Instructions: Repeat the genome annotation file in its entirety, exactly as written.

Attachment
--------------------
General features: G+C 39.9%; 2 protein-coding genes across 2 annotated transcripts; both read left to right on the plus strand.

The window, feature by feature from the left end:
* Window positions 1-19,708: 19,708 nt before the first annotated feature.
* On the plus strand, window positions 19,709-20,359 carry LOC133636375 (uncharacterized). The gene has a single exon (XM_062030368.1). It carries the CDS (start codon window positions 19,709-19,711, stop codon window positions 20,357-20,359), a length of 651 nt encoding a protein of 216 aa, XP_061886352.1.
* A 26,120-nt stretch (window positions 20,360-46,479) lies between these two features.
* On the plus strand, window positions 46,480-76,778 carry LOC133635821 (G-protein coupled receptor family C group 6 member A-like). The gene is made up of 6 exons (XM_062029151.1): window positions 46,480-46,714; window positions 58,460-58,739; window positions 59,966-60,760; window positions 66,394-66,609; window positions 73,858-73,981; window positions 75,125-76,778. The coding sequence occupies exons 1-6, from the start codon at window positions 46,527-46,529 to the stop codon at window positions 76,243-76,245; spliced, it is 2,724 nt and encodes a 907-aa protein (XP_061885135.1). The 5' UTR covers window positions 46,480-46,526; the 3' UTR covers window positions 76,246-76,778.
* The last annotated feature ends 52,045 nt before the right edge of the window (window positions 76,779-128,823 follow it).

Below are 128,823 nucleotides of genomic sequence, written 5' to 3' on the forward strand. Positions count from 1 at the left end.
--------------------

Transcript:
General features: G+C 39.9%; 2 protein-coding genes across 2 annotated transcripts; both read left to right on the plus strand.

The window, feature by feature from the left end:
* Window positions 1-19,708: 19,708 nt before the first annotated feature.
* On the plus strand, window positions 19,709-20,359 carry LOC133636375 (uncharacterized). The gene has a single exon (XM_062030368.1). It carries the CDS (start codon window positions 19,709-19,711, stop codon window positions 20,357-20,359), a length of 651 nt encoding a protein of 216 aa, XP_061886352.1.
* A 26,120-nt stretch (window positions 20,360-46,479) lies between these two features.
* On the plus strand, window positions 46,480-76,778 carry LOC133635821 (G-protein coupled receptor family C group 6 member A-like). The gene is made up of 6 exons (XM_062029151.1): window positions 46,480-46,714; window positions 58,460-58,739; window positions 59,966-60,760; window positions 66,394-66,609; window positions 73,858-73,981; window positions 75,125-76,778. The coding sequence occupies exons 1-6, from the start codon at window positions 46,527-46,529 to the stop codon at window positions 76,243-76,245; spliced, it is 2,724 nt and encodes a 907-aa protein (XP_061885135.1). The 5' UTR covers window positions 46,480-46,526; the 3' UTR covers window positions 76,246-76,778.
* The last annotated feature ends 52,045 nt before the right edge of the window (window positions 76,779-128,823 follow it).

Below are 128,823 nucleotides of genomic sequence, written 5' to 3' on the forward strand. Positions count from 1 at the left end.